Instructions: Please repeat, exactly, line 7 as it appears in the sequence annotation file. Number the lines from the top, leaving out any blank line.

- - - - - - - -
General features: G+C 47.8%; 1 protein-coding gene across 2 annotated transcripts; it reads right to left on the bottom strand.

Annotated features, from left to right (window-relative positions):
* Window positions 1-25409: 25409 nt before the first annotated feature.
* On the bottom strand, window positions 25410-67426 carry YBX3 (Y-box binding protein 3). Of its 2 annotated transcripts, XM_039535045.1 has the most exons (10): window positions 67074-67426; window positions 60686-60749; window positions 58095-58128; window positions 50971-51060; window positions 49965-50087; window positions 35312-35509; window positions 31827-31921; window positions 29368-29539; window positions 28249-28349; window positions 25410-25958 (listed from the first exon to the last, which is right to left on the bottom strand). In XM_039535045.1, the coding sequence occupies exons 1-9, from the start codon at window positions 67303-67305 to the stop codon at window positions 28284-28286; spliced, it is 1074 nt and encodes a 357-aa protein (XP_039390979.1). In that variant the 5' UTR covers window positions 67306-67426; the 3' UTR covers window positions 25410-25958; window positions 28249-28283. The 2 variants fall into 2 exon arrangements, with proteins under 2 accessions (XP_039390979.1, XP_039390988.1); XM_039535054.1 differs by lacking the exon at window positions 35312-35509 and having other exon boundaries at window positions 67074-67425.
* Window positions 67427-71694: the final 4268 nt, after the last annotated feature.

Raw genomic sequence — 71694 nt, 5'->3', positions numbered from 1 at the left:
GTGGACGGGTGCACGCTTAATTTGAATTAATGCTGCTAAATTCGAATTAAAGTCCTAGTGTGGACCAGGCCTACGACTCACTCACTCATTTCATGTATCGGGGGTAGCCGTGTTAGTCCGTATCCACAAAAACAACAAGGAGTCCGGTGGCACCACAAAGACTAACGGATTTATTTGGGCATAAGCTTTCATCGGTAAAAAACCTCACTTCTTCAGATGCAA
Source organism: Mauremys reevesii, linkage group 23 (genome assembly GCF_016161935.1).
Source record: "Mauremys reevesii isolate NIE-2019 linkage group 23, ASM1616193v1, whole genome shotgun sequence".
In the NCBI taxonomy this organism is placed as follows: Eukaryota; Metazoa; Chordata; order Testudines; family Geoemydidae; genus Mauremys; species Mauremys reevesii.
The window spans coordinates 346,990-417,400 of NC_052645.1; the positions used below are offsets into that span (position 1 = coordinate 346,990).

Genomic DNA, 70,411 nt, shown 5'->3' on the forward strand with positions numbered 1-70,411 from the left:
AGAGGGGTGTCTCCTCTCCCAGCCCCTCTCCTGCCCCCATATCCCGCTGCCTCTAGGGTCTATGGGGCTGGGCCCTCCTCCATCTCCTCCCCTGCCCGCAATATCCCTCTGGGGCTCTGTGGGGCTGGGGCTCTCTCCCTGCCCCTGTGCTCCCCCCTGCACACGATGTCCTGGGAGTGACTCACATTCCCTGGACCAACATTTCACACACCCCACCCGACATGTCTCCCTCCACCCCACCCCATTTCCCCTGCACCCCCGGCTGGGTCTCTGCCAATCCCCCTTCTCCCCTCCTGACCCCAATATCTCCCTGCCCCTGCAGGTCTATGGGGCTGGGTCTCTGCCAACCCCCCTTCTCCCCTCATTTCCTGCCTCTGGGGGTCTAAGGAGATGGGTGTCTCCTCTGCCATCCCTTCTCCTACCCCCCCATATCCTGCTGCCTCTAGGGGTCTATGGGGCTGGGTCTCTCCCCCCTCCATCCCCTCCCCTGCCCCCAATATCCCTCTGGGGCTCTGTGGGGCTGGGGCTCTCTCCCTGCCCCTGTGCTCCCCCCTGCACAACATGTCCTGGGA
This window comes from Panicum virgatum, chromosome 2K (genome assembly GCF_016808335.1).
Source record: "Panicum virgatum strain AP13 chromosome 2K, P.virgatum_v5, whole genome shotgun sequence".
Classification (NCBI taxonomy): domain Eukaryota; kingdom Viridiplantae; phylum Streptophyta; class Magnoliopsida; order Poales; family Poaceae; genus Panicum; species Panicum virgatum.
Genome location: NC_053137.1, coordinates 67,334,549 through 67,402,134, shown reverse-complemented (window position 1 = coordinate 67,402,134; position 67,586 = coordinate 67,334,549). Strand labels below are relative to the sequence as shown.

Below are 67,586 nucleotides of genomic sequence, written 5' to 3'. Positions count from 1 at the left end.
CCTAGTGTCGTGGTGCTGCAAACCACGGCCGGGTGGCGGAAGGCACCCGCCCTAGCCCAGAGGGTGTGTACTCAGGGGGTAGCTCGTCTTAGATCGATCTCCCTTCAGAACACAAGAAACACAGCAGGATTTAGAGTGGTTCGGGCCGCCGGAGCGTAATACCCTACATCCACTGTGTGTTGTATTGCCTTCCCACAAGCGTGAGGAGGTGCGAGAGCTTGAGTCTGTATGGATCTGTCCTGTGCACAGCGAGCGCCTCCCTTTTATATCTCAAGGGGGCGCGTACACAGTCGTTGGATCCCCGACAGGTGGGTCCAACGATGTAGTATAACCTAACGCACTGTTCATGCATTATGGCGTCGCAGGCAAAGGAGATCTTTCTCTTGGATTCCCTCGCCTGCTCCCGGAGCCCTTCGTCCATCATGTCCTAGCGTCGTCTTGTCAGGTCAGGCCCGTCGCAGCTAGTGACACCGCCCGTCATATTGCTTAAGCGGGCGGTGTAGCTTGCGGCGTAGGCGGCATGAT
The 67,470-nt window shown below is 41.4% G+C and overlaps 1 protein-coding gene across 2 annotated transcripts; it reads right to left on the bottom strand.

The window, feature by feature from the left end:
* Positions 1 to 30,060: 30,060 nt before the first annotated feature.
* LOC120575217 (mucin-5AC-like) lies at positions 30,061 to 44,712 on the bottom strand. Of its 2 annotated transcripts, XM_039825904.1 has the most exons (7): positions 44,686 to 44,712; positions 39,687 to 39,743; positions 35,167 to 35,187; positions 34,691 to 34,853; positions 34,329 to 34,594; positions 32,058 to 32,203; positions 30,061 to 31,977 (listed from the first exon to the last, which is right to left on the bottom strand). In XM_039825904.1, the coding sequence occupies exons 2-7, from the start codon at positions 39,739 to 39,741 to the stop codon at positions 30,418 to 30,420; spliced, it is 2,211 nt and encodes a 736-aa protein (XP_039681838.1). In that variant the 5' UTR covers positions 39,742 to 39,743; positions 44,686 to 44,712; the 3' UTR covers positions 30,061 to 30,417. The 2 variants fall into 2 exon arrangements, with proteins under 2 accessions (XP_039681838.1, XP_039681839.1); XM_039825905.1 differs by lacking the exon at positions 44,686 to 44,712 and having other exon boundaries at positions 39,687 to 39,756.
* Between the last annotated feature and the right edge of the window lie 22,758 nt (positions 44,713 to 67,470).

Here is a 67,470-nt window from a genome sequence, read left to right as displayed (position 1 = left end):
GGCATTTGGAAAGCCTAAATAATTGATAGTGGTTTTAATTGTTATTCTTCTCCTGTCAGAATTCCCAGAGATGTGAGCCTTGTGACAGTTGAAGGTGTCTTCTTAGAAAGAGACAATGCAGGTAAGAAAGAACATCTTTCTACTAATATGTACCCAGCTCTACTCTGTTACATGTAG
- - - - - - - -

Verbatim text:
GTGGACGGGTGCACGCTTAATTTGAATTAATGCTGCTAAATTCGAATTAAAGTCCTAGTGTGGACCAGGCCTACGACTCACTCACTCATTTCATGTATCGGGGGTAGCCGTGTTAGTCCGTATCCACAAAAACAACAAGGAGTCCGGTGGCACCACAAAGACTAACGGATTTATTTGGGCATAAGCTTTCATCGGTAAAAAACCTCACTTCTTCAGATGCAA